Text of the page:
“I thought he was so punk rock.” That was Martin Edralin’s impression after his first encounter with Ken Harrower. The Toronto-based director of Hole met his would-be star while shooting a public service announcement about housing and accessibility. Harrower was acting in the piece and turned up to the set proudly sporting a rainbow flag on his wheelchair. Seeing someone living with a physical disability and proudly proclaiming their sexuality caught Edralin’s imagination.
Originally from Manitoba, Harrower has arthrogryposis multiplex congenita , a condition resulting in severely contracted joints. Abandoned by his biological parents as an infant, he grew up in series of foster homes before leaving for Ontario after he turned 18. Now in his early 50s, Harrower works as an advocate for people with disabilities in addition to pursuing a career as an actor.
The road from chance meeting to full-fledged collaboration was hardly direct. Though he was curious about exploring a character living with a disability, Edralin didn’t write the piece specifically for Harrower. He penned then tossed multiple scripts until he finally landed on Hole, which examines sexuality through that lens. Even then, he didn’t immediately hand Harrower the part.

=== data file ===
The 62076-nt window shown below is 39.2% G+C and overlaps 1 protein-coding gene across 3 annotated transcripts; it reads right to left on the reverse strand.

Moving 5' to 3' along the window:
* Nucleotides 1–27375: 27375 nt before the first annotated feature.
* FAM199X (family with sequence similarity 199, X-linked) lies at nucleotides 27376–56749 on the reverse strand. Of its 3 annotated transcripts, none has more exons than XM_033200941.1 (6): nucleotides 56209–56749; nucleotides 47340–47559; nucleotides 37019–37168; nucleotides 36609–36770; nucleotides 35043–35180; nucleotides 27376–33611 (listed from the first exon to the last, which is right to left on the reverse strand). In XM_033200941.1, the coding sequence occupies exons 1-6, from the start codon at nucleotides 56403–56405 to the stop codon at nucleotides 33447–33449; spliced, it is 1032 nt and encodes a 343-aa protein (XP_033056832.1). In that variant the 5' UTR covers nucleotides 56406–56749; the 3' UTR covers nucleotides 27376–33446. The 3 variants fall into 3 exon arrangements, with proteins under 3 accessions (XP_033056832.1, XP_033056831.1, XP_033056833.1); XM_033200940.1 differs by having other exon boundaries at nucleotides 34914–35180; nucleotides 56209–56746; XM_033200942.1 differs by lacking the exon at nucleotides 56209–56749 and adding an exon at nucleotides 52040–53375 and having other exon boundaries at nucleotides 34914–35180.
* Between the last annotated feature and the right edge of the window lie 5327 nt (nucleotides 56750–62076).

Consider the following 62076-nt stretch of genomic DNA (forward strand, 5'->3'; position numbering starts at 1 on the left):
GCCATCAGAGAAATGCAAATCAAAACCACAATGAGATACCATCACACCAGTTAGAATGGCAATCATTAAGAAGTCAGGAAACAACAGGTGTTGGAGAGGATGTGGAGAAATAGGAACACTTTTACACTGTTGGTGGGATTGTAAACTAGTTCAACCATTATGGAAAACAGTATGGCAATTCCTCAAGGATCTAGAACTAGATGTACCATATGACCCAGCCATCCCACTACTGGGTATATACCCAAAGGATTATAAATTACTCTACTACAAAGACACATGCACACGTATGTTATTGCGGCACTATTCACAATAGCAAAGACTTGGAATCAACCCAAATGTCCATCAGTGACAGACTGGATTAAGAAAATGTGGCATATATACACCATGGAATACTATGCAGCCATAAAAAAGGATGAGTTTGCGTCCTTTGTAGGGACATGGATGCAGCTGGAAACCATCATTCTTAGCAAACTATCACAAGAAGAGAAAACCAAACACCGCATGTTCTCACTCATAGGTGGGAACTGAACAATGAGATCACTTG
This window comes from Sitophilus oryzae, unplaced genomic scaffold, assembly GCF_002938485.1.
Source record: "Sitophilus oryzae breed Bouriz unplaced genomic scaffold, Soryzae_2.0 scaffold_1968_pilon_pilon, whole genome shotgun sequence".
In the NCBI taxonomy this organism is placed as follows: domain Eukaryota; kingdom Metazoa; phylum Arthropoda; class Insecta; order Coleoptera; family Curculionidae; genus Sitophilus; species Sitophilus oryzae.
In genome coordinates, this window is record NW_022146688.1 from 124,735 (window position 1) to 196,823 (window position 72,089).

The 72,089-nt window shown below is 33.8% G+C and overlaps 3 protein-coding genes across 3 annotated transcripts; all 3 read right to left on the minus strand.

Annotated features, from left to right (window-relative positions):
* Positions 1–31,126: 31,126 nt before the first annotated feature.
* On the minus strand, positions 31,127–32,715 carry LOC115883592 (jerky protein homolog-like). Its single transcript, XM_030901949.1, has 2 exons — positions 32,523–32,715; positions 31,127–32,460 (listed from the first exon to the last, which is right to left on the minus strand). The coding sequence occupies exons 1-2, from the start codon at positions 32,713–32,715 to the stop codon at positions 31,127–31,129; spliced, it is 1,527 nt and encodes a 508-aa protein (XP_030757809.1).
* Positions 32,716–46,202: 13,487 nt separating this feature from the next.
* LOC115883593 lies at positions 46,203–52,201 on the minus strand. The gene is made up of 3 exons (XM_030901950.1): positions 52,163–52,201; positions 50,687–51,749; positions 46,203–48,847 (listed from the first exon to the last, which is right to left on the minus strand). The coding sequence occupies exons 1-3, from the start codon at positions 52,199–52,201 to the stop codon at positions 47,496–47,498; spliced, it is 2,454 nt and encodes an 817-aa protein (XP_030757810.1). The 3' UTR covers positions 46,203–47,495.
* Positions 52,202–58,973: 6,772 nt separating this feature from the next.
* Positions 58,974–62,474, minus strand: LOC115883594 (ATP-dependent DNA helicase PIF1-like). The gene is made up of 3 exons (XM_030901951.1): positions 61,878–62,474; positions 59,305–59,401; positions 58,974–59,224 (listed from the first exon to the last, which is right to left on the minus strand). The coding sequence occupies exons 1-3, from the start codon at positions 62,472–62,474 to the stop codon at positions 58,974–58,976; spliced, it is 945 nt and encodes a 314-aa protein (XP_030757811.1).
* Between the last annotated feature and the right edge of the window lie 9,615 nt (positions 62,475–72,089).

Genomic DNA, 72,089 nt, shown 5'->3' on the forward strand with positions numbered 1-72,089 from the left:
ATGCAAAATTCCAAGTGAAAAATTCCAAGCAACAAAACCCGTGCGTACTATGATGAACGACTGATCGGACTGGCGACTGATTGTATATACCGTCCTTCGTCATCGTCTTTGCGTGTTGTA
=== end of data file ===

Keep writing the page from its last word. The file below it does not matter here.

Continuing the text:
“I was originally writing with the idea of the character being much younger,” Edralin says. “I wanted to audition Ken, but wasn’t honestly convinced he could play the role. We had a callback with him, talked about it, and decided to go for it. But even when we first started shooting we weren’t sure it would work out.”
Ultimately, the gamble paid off. Since it premiered a year ago, Hole has played at nearly 70 festivals worldwide. Most recently, it snagged the prize for best international short at the Tel Aviv LGBT International Film Festival — offers to screen it continue to pour in. Shot in a simple, documentary-like style, the piece follows Ken’s character Billy as he seeks sexual satisfaction and human connection.
“I went back and forth about whether the character in the film was actually gay or not,” Edralin says. “In the end I felt like he’s probably not gay, but it also doesn’t really matter. Ultimately, I wanted to tell a story about a character with a difficult life that struggles to fit in with other people, but wants to participate fully and have normal life experiences.”
On whether the film has changed people’s perspectives on disability and sexuality, Edralin seems more subdued.
“I think it’s opened people’s eyes,” he says. “But we often see things that make us empathize with other people and then fail to act. I think it might shift some people’s perspectives. Whether that will lead to some kind of positive action I have no idea.”